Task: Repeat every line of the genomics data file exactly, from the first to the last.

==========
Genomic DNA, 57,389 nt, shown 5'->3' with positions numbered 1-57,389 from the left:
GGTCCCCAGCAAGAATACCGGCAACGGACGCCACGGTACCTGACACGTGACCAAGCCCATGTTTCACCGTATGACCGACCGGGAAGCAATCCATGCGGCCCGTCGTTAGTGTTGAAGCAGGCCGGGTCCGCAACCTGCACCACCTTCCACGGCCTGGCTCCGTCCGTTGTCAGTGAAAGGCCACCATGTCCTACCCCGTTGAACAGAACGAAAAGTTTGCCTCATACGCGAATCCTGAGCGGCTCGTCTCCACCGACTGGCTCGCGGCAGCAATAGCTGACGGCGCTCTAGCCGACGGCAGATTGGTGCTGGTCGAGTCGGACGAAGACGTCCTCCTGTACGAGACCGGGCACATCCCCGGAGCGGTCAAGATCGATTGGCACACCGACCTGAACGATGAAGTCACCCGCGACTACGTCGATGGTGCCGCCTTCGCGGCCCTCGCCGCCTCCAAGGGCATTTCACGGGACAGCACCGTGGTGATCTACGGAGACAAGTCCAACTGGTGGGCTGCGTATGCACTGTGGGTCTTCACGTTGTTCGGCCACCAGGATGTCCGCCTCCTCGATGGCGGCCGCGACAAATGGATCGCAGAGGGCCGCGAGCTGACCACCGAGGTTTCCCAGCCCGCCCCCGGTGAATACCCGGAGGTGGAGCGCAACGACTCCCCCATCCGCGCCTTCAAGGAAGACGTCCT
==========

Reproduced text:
Genomic DNA, 57,389 nt, shown 5'->3' with positions numbered 1-57,389 from the left:
GGTCCCCAGCAAGAATACCGGCAACGGACGCCACGGTACCTGACACGTGACCAAGCCCATGTTTCACCGTATGACCGACCGGGAAGCAATCCATGCGGCCCGTCGTTAGTGTTGAAGCAGGCCGGGTCCGCAACCTGCACCACCTTCCACGGCCTGGCTCCGTCCGTTGTCAGTGAAAGGCCACCATGTCCTACCCCGTTGAACAGAACGAAAAGTTTGCCTCATACGCGAATCCTGAGCGGCTCGTCTCCACCGACTGGCTCGCGGCAGCAATAGCTGACGGCGCTCTAGCCGACGGCAGATTGGTGCTGGTCGAGTCGGACGAAGACGTCCTCCTGTACGAGACCGGGCACATCCCCGGAGCGGTCAAGATCGATTGGCACACCGACCTGAACGATGAAGTCACCCGCGACTACGTCGATGGTGCCGCCTTCGCGGCCCTCGCCGCCTCCAAGGGCATTTCACGGGACAGCACCGTGGTGATCTACGGAGACAAGTCCAACTGGTGGGCTGCGTATGCACTGTGGGTCTTCACGTTGTTCGGCCACCAGGATGTCCGCCTCCTCGATGGCGGCCGCGACAAATGGATCGCAGAGGGCCGCGAGCTGACCACCGAGGTTTCCCAGCCCGCCCCCGGTGAATACCCGGAGGTGGAGCGCAACGACTCCCCCATCCGCGCCTTCAAGGAAGACGTCCT